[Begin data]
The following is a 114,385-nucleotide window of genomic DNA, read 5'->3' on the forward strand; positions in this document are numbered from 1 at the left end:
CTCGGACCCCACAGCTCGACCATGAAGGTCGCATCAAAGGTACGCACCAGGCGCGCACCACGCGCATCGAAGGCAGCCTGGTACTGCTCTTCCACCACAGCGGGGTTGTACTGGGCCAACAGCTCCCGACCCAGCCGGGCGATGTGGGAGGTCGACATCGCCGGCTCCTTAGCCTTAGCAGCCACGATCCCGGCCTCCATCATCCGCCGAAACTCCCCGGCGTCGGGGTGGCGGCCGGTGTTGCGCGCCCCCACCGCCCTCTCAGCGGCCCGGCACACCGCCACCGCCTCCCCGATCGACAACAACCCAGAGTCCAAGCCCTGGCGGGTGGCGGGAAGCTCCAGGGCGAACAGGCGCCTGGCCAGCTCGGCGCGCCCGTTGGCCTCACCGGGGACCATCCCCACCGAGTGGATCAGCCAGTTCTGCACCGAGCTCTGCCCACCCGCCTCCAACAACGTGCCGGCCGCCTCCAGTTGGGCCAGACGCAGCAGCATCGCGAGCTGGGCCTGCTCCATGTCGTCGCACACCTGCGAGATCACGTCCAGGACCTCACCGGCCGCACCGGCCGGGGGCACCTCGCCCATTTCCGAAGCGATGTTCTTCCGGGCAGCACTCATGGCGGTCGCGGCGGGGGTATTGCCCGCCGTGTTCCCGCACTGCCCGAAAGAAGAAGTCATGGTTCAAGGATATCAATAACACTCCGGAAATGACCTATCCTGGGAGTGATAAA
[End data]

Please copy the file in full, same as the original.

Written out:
The following is a 114,385-nucleotide window of genomic DNA, read 5'->3' on the forward strand; positions in this document are numbered from 1 at the left end:
CTCGGACCCCACAGCTCGACCATGAAGGTCGCATCAAAGGTACGCACCAGGCGCGCACCACGCGCATCGAAGGCAGCCTGGTACTGCTCTTCCACCACAGCGGGGTTGTACTGGGCCAACAGCTCCCGACCCAGCCGGGCGATGTGGGAGGTCGACATCGCCGGCTCCTTAGCCTTAGCAGCCACGATCCCGGCCTCCATCATCCGCCGAAACTCCCCGGCGTCGGGGTGGCGGCCGGTGTTGCGCGCCCCCACCGCCCTCTCAGCGGCCCGGCACACCGCCACCGCCTCCCCGATCGACAACAACCCAGAGTCCAAGCCCTGGCGGGTGGCGGGAAGCTCCAGGGCGAACAGGCGCCTGGCCAGCTCGGCGCGCCCGTTGGCCTCACCGGGGACCATCCCCACCGAGTGGATCAGCCAGTTCTGCACCGAGCTCTGCCCACCCGCCTCCAACAACGTGCCGGCCGCCTCCAGTTGGGCCAGACGCAGCAGCATCGCGAGCTGGGCCTGCTCCATGTCGTCGCACACCTGCGAGATCACGTCCAGGACCTCACCGGCCGCACCGGCCGGGGGCACCTCGCCCATTTCCGAAGCGATGTTCTTCCGGGCAGCACTCATGGCGGTCGCGGCGGGGGTATTGCCCGCCGTGTTCCCGCACTGCCCGAAAGAAGAAGTCATGGTTCAAGGATATCAATAACACTCCGGAAATGACCTATCCTGGGAGTGATAAA